Scoliosis is an abnormal curvature of the spine. This term is used to characterize a sideways and unnatural curving of the spine. A spine affected by scoliosis may resemble the letter “C” or “S.” Scoliosis typically starts to develop during the growth spurt that many children experience just prior to the onset of puberty. There are several kinds of scoliosis. Functional scoliosis is caused by an abnormality elsewhere in the body, such as when one leg is shorter than the other. Structural scoliosis is linked to other diseases, syndromes, or birth defects.
Surgery is often the best way to resolve scoliosis when the abnormal curve of the spine is greater than 45 to 50 degrees. Often, when the spine is curved to this degree, the abnormal curvature will continue, and surgery is the most effective way to straighten the spine and prevent additional deformity. In addition to the deformity and pain associated with scoliosis, the condition can also compress the lungs and prevent full lung function.
Your treatment depends on three factors, your age, the severity of the curve, and the amount of disability the deformity causes you. Pain is usually a factor in adult cases usually over the age of 35. While children only have pain in relationship to infections, spinal tumors, or herniated discs. Cosmesis is also an issue in some cases.
If you are still growing you may be fitted for a TLSO or spinal brace. If your curve is less than 40 degrees, a brace may stop the progression of the curve. A brace cannot correct the curve. You will have to wear the brace until your spine stops growing. It is uncomfortable, but it may prevent the need for surgery.
If your curve is over 45 degrees you still need surgery by inserting a rod into the spine and fusing the spine. This will prevent progression of the curve. Correction of your deformity may be possible especially if you are young and your spine is not stiff or brittle. If you are over 40, some correction of the curve is possible, but complete correction is very difficult.
If you are an adult, wearing a brace will support the spine especially if your muscles are weak, but it will not correct the curve. It may also improve symptoms of pain if this is a problem, but the brace is very expensive and uncomfortable and most patients would prefer surgery to this kind of treatment.
If you are an adolescent, and your curve is 45 degrees or more, you will probably require surgery. The surgery can correct your deformity and prevent it from getting worse. There are various approaches to this surgery and you will want to have a complete evaluation and discussion of the various options with the surgeon.
If you are an adult such surgery should be approached with caution. Only the major deforming curve should be fixed. The smaller the fusion, the better the spinal function. The indications for surgery should be progression of the curve with x-rays taken over a several year period, severe pain caused by nerve entrapment which usually occurs in the concavity of curve, and rarely respiratory failure which can occur in very severe conditions that cause deformity of the chest wall.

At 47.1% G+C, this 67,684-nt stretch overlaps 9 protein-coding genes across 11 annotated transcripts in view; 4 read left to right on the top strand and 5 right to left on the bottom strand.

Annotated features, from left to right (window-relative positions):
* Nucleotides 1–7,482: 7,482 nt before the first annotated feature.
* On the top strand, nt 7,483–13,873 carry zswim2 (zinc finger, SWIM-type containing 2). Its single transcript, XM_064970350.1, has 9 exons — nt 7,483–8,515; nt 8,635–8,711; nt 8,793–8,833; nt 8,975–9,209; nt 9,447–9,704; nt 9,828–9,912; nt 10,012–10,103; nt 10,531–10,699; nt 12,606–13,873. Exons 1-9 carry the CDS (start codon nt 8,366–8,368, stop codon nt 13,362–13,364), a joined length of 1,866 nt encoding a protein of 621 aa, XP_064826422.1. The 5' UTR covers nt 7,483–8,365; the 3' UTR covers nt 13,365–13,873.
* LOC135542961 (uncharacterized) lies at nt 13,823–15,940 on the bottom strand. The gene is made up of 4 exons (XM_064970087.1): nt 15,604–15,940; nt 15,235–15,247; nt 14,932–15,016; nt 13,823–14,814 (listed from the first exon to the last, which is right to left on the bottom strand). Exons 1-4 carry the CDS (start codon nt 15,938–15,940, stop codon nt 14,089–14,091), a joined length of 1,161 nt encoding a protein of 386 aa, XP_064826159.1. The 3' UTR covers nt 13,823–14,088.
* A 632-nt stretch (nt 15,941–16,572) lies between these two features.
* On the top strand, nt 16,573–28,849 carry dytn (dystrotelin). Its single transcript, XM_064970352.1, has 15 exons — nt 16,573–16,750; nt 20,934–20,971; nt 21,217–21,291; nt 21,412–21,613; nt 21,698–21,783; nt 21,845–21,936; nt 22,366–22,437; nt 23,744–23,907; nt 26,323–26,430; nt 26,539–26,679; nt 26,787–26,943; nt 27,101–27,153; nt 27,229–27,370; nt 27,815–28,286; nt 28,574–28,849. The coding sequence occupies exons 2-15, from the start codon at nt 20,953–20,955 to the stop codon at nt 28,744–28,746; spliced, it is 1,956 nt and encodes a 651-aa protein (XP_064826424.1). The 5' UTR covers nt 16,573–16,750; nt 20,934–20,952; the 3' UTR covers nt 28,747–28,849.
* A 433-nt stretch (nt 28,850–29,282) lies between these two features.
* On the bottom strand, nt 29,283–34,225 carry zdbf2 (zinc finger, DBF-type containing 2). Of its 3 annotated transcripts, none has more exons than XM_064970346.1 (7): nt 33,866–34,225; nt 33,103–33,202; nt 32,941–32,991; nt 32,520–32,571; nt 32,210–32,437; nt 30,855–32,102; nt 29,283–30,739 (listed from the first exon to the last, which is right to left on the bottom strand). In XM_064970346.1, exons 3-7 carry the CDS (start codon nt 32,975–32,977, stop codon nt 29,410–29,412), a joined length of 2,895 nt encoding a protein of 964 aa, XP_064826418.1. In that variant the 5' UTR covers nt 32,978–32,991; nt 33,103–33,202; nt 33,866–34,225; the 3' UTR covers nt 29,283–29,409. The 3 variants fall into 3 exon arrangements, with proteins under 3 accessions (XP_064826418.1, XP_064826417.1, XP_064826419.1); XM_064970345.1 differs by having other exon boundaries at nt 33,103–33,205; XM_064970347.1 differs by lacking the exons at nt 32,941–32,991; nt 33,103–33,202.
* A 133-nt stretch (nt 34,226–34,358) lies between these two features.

Cosmetic problems can be considered, but remember it is very difficult to make this condition perfect in an adult. If you do not have severe pain, think twice about having the surgery.
Spinal fusion is the most common surgical procedure used to correct scoliosis. During spinal fusion, the curved and malformed vertebrae are joined together, healing into a single solid bone. Spinal fusion is typically performed with a bone graft to promote the fusion. Often, metal rods are placed along the spine to hold it in the correct position while the spine heals and the bones fuse together. Once the vertebrae are fused, the abnormal growth is stopped, and the curvature of the spine is prevented. Following surgery and recovery, patients will be able to participate in normal daily activities and sports. The fused parts of the spine will be immobile, but the rest of the spine will move as normal. Recovery and post-operative physical therapy will help to restore full mobility and flexibility to the unfused parts of the spine. Dr. Light will provide a comprehensive consultation before performing any surgery to ensure that the best treatment possible is provided to the patient.
We accept assignment on all Medicare patients, participating provider organizations (PPO), and Workers' Compensation. However, some insurance companies do cover the doctors' services as an out of network provider.
As a courtesy, we will bill your insurance company for you if you have provided us with the insurance name, policy numbers, address, place of employment and any other pertinent information. You are responsible for all deductibles, co-pays, and charges not covered by your insurance. Failure to submit payment for your portion of your bill may result in referring your account to a collection agency. All co-payments will be collected at the time of service.
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